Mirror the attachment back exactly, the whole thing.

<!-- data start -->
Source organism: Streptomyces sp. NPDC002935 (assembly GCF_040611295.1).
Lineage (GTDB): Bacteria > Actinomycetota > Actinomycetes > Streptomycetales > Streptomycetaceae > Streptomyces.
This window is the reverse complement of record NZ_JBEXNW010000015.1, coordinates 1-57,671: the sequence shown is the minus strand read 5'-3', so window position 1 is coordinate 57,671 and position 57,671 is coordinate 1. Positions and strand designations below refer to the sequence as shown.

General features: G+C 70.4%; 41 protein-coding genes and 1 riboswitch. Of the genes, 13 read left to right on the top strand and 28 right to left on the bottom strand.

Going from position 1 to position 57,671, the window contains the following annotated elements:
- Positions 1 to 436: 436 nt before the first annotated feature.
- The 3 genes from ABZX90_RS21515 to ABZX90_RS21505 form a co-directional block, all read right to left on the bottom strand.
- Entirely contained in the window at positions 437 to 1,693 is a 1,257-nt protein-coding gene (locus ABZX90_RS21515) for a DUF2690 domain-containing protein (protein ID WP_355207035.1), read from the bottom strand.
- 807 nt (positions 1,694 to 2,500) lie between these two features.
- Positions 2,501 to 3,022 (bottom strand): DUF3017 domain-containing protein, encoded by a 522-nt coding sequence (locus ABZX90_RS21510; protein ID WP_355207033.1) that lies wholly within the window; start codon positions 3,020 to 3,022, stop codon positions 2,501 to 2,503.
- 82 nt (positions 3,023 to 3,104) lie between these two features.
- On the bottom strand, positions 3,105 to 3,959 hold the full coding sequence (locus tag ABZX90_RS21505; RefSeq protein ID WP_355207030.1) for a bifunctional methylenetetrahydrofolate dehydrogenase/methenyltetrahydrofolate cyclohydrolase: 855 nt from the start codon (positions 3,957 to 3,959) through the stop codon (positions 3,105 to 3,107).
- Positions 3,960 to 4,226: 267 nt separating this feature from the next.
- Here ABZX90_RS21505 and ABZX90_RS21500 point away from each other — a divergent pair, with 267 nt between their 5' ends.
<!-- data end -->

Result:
Source organism: Streptomyces sp. NPDC002935 (assembly GCF_040611295.1).
Lineage (GTDB): Bacteria > Actinomycetota > Actinomycetes > Streptomycetales > Streptomycetaceae > Streptomyces.
This window is the reverse complement of record NZ_JBEXNW010000015.1, coordinates 1-57,671: the sequence shown is the minus strand read 5'-3', so window position 1 is coordinate 57,671 and position 57,671 is coordinate 1. Positions and strand designations below refer to the sequence as shown.

General features: G+C 70.4%; 41 protein-coding genes and 1 riboswitch. Of the genes, 13 read left to right on the top strand and 28 right to left on the bottom strand.

Going from position 1 to position 57,671, the window contains the following annotated elements:
- Positions 1 to 436: 436 nt before the first annotated feature.
- The 3 genes from ABZX90_RS21515 to ABZX90_RS21505 form a co-directional block, all read right to left on the bottom strand.
- Entirely contained in the window at positions 437 to 1,693 is a 1,257-nt protein-coding gene (locus ABZX90_RS21515) for a DUF2690 domain-containing protein (protein ID WP_355207035.1), read from the bottom strand.
- 807 nt (positions 1,694 to 2,500) lie between these two features.
- Positions 2,501 to 3,022 (bottom strand): DUF3017 domain-containing protein, encoded by a 522-nt coding sequence (locus ABZX90_RS21510; protein ID WP_355207033.1) that lies wholly within the window; start codon positions 3,020 to 3,022, stop codon positions 2,501 to 2,503.
- 82 nt (positions 3,023 to 3,104) lie between these two features.
- On the bottom strand, positions 3,105 to 3,959 hold the full coding sequence (locus tag ABZX90_RS21505; RefSeq protein ID WP_355207030.1) for a bifunctional methylenetetrahydrofolate dehydrogenase/methenyltetrahydrofolate cyclohydrolase: 855 nt from the start codon (positions 3,957 to 3,959) through the stop codon (positions 3,105 to 3,107).
- Positions 3,960 to 4,226: 267 nt separating this feature from the next.
- Here ABZX90_RS21505 and ABZX90_RS21500 point away from each other — a divergent pair, with 267 nt between their 5' ends.